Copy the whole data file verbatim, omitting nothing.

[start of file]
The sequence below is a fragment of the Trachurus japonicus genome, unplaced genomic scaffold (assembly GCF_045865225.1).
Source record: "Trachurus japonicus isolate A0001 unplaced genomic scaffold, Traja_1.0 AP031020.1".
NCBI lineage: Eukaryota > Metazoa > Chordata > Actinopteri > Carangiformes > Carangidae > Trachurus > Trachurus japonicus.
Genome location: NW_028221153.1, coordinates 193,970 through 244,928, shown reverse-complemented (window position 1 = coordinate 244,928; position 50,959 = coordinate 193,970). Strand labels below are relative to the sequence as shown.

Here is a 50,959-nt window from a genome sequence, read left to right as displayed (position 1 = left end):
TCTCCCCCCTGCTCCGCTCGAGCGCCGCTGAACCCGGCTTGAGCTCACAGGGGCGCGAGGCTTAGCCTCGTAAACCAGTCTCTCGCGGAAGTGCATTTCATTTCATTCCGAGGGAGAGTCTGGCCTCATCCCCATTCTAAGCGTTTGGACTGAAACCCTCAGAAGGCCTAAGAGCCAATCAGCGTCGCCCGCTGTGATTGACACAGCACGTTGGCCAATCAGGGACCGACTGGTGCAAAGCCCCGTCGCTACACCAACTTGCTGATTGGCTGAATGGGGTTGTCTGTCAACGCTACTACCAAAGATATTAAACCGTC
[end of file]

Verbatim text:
The sequence below is a fragment of the Trachurus japonicus genome, unplaced genomic scaffold (assembly GCF_045865225.1).
Source record: "Trachurus japonicus isolate A0001 unplaced genomic scaffold, Traja_1.0 AP031020.1".
NCBI lineage: Eukaryota > Metazoa > Chordata > Actinopteri > Carangiformes > Carangidae > Trachurus > Trachurus japonicus.
Genome location: NW_028221153.1, coordinates 193,970 through 244,928, shown reverse-complemented (window position 1 = coordinate 244,928; position 50,959 = coordinate 193,970). Strand labels below are relative to the sequence as shown.

Here is a 50,959-nt window from a genome sequence, read left to right as displayed (position 1 = left end):
TCTCCCCCCTGCTCCGCTCGAGCGCCGCTGAACCCGGCTTGAGCTCACAGGGGCGCGAGGCTTAGCCTCGTAAACCAGTCTCTCGCGGAAGTGCATTTCATTTCATTCCGAGGGAGAGTCTGGCCTCATCCCCATTCTAAGCGTTTGGACTGAAACCCTCAGAAGGCCTAAGAGCCAATCAGCGTCGCCCGCTGTGATTGACACAGCACGTTGGCCAATCAGGGACCGACTGGTGCAAAGCCCCGTCGCTACACCAACTTGCTGATTGGCTGAATGGGGTTGTCTGTCAACGCTACTACCAAAGATATTAAACCGTC